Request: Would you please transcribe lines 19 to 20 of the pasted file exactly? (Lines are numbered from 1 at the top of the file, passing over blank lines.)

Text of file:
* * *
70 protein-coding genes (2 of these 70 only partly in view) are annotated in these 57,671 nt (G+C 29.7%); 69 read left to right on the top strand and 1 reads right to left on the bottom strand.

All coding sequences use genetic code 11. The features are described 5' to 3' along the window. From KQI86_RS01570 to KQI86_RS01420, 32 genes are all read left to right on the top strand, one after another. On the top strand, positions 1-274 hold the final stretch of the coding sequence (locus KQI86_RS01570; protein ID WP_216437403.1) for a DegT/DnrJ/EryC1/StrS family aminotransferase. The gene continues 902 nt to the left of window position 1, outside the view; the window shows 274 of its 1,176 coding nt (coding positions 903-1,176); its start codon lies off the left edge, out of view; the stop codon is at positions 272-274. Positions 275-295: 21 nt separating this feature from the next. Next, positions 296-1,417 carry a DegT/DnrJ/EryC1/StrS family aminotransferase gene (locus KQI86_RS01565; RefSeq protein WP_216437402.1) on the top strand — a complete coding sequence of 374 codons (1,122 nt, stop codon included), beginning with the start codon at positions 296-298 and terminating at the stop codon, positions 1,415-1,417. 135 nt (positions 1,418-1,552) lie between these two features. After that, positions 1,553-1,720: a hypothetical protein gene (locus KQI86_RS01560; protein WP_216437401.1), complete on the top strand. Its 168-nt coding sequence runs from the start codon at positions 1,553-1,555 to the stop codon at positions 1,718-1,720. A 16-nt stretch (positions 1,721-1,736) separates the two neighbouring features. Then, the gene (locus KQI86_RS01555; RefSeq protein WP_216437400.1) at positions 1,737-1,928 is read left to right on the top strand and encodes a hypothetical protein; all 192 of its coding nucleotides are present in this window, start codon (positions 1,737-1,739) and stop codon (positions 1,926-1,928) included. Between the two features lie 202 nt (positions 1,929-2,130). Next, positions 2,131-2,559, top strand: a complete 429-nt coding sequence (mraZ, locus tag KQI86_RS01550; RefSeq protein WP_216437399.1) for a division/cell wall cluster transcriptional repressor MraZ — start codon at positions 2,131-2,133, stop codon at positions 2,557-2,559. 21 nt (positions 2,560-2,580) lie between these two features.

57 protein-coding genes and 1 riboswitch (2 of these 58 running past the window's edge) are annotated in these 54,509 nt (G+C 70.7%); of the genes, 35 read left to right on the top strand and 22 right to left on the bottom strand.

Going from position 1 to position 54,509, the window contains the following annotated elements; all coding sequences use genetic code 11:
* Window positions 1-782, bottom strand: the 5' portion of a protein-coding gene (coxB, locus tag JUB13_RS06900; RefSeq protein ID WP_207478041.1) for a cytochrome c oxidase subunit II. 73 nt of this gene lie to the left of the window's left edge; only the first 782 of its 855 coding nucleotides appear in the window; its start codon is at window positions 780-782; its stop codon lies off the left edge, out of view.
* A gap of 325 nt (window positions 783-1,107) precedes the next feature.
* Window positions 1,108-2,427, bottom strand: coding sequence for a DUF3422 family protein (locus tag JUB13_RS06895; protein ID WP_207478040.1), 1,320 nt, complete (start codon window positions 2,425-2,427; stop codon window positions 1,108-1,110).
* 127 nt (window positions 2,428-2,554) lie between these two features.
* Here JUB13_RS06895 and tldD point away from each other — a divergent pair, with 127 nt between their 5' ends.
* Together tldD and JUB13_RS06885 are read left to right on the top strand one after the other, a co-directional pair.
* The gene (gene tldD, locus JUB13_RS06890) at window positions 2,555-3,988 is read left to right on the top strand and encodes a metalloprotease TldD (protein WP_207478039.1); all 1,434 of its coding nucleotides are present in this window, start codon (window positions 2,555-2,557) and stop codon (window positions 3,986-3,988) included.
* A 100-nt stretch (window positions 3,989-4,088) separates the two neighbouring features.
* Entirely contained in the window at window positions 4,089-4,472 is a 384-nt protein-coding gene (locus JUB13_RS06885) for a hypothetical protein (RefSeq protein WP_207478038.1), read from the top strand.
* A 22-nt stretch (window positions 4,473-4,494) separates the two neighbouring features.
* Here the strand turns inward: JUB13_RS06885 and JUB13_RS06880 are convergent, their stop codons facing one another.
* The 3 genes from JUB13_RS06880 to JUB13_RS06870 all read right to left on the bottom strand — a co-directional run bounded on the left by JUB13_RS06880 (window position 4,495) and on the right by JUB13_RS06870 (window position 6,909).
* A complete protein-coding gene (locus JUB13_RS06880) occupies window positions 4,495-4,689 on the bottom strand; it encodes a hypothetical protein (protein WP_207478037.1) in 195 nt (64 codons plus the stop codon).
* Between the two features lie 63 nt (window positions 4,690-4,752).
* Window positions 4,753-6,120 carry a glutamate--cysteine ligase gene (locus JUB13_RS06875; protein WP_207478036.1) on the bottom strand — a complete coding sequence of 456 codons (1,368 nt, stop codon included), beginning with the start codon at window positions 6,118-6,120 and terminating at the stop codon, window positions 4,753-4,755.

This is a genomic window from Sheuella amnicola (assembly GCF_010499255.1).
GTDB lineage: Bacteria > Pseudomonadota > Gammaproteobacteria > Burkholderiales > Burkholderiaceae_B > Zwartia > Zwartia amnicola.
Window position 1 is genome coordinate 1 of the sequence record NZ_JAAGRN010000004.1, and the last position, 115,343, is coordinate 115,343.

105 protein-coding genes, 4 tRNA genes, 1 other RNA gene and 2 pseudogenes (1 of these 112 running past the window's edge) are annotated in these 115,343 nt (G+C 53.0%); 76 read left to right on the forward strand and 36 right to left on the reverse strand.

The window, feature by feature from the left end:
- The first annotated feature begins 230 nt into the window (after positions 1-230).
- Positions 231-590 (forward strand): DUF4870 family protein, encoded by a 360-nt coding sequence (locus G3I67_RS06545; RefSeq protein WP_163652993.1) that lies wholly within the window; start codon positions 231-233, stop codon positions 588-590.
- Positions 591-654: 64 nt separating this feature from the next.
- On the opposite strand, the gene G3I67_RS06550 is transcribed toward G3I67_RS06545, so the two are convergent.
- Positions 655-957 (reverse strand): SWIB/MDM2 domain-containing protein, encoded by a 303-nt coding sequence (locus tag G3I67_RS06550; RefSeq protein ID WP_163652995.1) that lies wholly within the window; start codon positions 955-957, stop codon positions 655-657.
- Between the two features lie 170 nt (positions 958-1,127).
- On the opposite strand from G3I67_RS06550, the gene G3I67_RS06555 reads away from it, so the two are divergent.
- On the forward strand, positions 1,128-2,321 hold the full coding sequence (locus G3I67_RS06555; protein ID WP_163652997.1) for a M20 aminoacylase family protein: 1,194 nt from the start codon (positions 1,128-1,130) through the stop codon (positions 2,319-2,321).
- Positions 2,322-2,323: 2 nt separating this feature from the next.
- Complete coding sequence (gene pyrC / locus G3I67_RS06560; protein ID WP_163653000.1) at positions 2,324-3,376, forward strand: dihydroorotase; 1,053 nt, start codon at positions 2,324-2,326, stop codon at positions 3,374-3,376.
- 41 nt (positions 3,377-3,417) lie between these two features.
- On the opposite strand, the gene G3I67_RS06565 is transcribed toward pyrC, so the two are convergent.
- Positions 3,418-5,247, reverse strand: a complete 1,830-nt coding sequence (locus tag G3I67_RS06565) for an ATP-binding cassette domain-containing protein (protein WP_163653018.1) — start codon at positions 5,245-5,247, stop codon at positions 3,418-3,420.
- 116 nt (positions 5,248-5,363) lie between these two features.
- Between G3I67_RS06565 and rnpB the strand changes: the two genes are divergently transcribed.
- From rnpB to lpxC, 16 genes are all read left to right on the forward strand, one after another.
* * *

* Window positions 4,753-6,120 carry a glutamate--cysteine ligase gene (locus JUB13_RS06875; protein WP_207478036.1) on the bottom strand — a complete coding sequence of 456 codons (1,368 nt, stop codon included), beginning with the start codon at window positions 6,118-6,120 and terminating at the stop codon, window positions 4,753-4,755.

This is a genomic window from Sheuella amnicola (assembly GCF_010499255.1).